Established in 1985, the Ronald McDonald House of Akron serves as a home away from home for families with children hospitalized at the nearby Akron Children’s Hospital. With amenities that include private rooms and bathrooms, fully equipped kitchens, and free laundry facilities and indoor and outdoor play areas, the house serves as a comfortable respite where families can rest and recuperate after emotionally draining hospital visits. Most importantly, it ensures that parents can remain close to their hospitalized child and focus on the child’s care rather than where they can afford to stay or get meals. Although guests are asked to donate $10 per night, no families are ever turned away due to an inability to pay. Housing costs are largely funded by community donations and fundraising efforts.
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Dancing Classrooms Northeast Ohio (DCNEO), which builds confidence, respect, and self-esteem through the practice of social dance, aims to help youth break down social barriers and learn to communicate with a new set of behavioral skills. Teaching artists lead classes of fifth- and eighth-grade students through 10 weeks of ballroom-dancing lessons that are held twice a week during the normal school day. To make lessons accessible and ease children into a new endeavor, they incorporate pictures and stories and connect dance terms to food, transforming feet into chopsticks and dance frame into a peanut butter and jelly sandwich. In addition to dance, DCNEO also enriches children’s education with opportunities to create visual artwork, poetry, and original songs. At the end of the course, students showcase their dancing skills and other projects completed during the program at a performance for friends and family.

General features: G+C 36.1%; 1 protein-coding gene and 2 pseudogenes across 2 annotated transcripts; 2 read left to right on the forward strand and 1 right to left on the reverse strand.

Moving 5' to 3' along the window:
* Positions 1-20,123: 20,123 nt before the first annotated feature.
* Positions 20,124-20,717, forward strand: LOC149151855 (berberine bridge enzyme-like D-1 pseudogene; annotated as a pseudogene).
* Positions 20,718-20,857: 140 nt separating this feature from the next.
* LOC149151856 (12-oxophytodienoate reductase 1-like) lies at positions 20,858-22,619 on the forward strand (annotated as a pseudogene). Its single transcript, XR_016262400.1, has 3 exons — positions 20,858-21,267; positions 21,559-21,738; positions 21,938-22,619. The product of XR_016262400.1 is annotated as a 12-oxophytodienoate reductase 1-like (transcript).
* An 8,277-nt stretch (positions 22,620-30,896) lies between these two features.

Although the symbol of Susan G. Komen for the Cure is a small pink ribbon, it represents a powerhouse of breast-cancer research and education. The rallying cry of "I am the cure" represents the foundation's multifaceted approach to fighting the disease, which focuses on community outreach, public perception of the disease, and funding for scientific research. Susan G. Komen for the Cure's work has helped increase early detection, survival rates, and federal funding of groundbreaking breast-cancer research.
Beyond its signature pink ribbon–bedecked merchandise, the Race for the Cure is the centerpiece of the foundation's fundraising and outreach efforts. Originally an 800-person charity race in Dallas, Race for the Cure has blossomed into a series of more than 150 races worldwide, which collectively host more than 1.7 million participants annually. Marathoners, runners, and walkers alike collect sponsorship donations from friends and family as they tackle races of varying lengths, wearing personalized signs on their backs to honor the breast-cancer victims and survivors in their lives. To date, Race for the Cure has raised more than $1.9 billion to support Komen initiatives. The Northeast Ohio affiliate serves 22 counties, and 75% of its net funds earned stay within the area, while the remaining 25% go to global research.
Berea Animal Rescue Friends (ARF) started in a family garage outside of Cleveland after a small group of animal lovers recognized the desperate housing and healthcare needs of homeless animals in the area. Now, 20 years later, ARF continues to help stray and abandoned animals by providing shelter, food, and medical necessities—as well as loving care and companionship—in a more formal facility for as long as needed. In addition to traditional adoption services for cats and dogs, ARF also runs temporary foster-care programs and partners with a correctional facility to operate a prison foster program in which dogs receive basic obedience training.